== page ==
Punk

Russian punk first emerged in 1979 with Avtomaticheskie Udovletvoriteli in St. Petersburg. Its development and spread accelerated through perestroika and the fall of the USSR, as many youth increasingly lost hope in the decaying social, political, and economic situation around them and latched onto the slogan “No Future.” Soviet punk set itself apart by borrowing heavily from folk styles and anarchist philosophy. Today, punk poduced inside the former Soviet Bloc remains widely popular and even, in some cases, globally influential. Find out more in this book by SRAS graduate Alexander Herbert.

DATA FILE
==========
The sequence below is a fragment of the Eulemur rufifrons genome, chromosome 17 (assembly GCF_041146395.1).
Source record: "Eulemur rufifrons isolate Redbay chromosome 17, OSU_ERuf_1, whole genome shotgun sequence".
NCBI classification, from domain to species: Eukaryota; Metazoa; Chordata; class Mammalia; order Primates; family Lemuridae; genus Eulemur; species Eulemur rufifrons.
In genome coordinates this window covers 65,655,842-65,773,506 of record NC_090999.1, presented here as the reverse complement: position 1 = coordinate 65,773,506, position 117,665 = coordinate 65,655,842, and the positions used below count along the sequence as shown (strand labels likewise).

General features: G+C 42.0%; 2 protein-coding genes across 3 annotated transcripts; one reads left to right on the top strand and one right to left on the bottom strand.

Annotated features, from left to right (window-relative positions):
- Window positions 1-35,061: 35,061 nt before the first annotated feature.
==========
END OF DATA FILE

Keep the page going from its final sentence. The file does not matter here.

Languages: Search for punk music performed in Russian, Ukrainian, Polish, Belarusian, or Other languages.

Sources to Research Russian Rock

The brief list of online resources has been compiled for those interested in understanding late-Soviet music movements, particularly for rock and punk movements of Leningrad.   I. Resources in English   A. Lecture on Russian punk In the above virtual lecture, Brandeis University PhD candidate and writer Alexander Herbert explores themes detailed in his book […]

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